Author Spotlight: Jessie Oliveros
August 24, 2018
We are excited to feature debut picture book author Jessie Oliveros and her book, THE REMEMBER BALLOONS, illustrated by Dana Wulfekotte (Simon & Schuster for Young Readers, Aug. 28, 2018).
Enter to win a copy below!
Tell us about yourself and how you came to write for children.
I was always a reader. I remember going to my childhood friend's house who lived just behind me to borrow all her Baby-Sitters Club books. (I also remember being jealous that she had all the books in the series and she didn't have to share a room with her sister.) Books were such a happy place for me.
I journaled for years, but I began writing fiction in college. I never thought of writing for anyone but children—probably because I fell in love with books as a child.
I graduated from BYU Nursing School and worked as a cardiac nurse for six years before staying home with my kids full-time. I found that quiet hours with my children offered more creativity than placing IV's. So the writing began! I loved being a nurse and I miss it sometimes—the energy of the night shift, the patients, the technical side of it all—but writing wins.
Congrats on your debut PB, THE REMEMBER BALLOONS. Tell us about it and what inspired you.
Thank you! THE REMEMBER BALLOONS is about a boy and his grandpa and the memories they share. The memories are represented by balloons, and as the story progresses, Grandpa's balloons begin to float away. The boy tries to catch them, but he can't. This saddens him, as he loved Grandpa's stories. However, his parents show him how he can still keep Grandpa's memories alive.
I was inspired to write this book after spending time with my own grandpa. He was diagnosed with Alzheimer's a few years back. I wanted a way to explain the disease to my children but also show them that life can be hopeful in spite of trials, even impossible-seeming ones. I started recording my grandparents' stories on a voice recorder. This made the memories a more tangible thing for me because the recorder was physically holding their memories. This, and the need to record their stories before I didn’t have them anymore, led to the creation of THE REMEMBER BALLOONS.
Was your road to publication long and windy, short and sweet, or something in between?
My road to publication started out long and windy, then "ended" short and sweet. (I say "ended" because it's never really over. Published authors are still always trying to get published again!) The funny thing is, I started out writing a picture book but then gravitated toward YA and MG. I wrote a tragic YA (as in, its very existence was tragic, not the story). Then I wrote a middle grade which I loved and queried a million times (well, close). I learned the most about querying and rejections with my little middle grade. While I flirted with YA and MG, I still scribbled down picture books. With picture books ever on my mind, I wrote THE REMEMBER BALLOONS after visiting my Grandpa in Kansas three years ago.
This is the part where it "ends" short and sweet: I queried only a handful of agents. Then I entered a pitch contest the Friday before Christmas 2015 (#pitchmas) and my awesome agent Mike Hoogland of DG&B "liked" my tweet. I sent him my manuscript Saturday. We were on the phone talking about representation on Tuesday. At the new year we started revising. THE REMEMBER BALLOONS was on sub for a month before I had an offer from S&S BFYR. (Things don't usually happen this fast. I really felt like it was a matter of THE REMEMBER BALLOONS landing on the perfect desk at the perfect time.) Fun fact: The offer came the day after I brought my Baby Number Four home from the hospital.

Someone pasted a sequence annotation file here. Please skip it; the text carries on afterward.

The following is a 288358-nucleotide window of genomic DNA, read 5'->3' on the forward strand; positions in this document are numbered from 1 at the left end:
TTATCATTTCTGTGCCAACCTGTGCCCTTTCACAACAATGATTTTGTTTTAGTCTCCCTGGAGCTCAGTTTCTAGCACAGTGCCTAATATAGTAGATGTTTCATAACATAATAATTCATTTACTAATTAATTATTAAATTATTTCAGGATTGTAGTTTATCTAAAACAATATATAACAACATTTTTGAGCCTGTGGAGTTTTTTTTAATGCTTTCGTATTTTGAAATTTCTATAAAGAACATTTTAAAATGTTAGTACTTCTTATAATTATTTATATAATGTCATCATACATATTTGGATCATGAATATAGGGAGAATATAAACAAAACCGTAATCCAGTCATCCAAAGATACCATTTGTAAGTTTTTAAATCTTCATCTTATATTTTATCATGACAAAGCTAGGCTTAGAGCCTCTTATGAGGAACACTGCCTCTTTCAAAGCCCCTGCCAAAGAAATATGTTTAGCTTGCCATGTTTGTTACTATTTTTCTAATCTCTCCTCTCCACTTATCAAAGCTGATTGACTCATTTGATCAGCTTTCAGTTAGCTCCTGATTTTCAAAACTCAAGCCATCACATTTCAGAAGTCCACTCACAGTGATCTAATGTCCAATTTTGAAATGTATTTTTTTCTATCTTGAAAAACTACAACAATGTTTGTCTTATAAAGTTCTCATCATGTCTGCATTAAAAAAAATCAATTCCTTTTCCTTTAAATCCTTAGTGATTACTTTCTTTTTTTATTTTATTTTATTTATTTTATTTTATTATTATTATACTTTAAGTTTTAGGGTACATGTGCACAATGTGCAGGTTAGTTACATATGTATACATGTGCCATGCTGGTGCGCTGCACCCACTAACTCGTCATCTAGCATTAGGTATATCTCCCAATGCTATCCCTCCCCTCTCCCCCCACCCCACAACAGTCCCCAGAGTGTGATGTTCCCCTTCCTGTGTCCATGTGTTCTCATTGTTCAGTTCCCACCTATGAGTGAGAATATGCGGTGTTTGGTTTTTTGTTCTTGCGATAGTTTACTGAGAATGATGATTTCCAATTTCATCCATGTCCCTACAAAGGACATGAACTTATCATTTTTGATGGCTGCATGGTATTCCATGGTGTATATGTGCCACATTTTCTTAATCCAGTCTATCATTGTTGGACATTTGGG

What projects are you working on now?
We're currently subbing a picture book biography. That was so much fun to write. I'm also working on a couple middle grades and a book that is in the same emotional vein as THE REMEMBER BALLOONS. I always have more than one project going on at once. It keeps me sane!
What are the one or two things you did that most helped you in your writing and publishing career?
Getting rejections and feedback helped the most. It sounds kind of brutal but rejections do thicken your skin and help you appreciate the successes more. Like I mentioned before, even if you are published, you are still always getting rejections. It's not as though the first house that likes your manuscript is going to love every manuscript you ever write. Your agent is still shopping. A thick skin is a must, and it's all about having a good perspective. And of course, you can't have a manuscript without feedback. It's impossible. Critique partners and my agent have been invaluable with their feedback. This is not a solo journey, even if yours is the only name next to "written by" on the book cover.
What is one thing most people don't know about you?
I play the piano. I took lessons from age six until I graduated from high school. I was terrible at practicing so I could probably be much better than I am—but now, playing the piano is something I just really enjoy. Sometimes I will accompany the women's choir or children's choir at church.
Where can people find you online?
My website is jessieoliveros.com.
I'm most active on Twitter: @JessieOliveros
You can also find me on Facebook (https://www.facebook.com/jessie.oliveros.5) and Instagram (@jessieoliveros).
Jessie Oliveros grew up watching Kansas sunsets, and she’ll always have wild sunflowers and gold-tipped corn fields in her heart. She spent her college-life climbing mountains in Utah and striving for higher vistas. After a fulfilling career as a registered nurse, Jessie hung up her stethoscope to grow children and stories. She loves root beer floats, autumn, and running in the rain. These days you can find her in the Texas hill country with her husband and their four kids.
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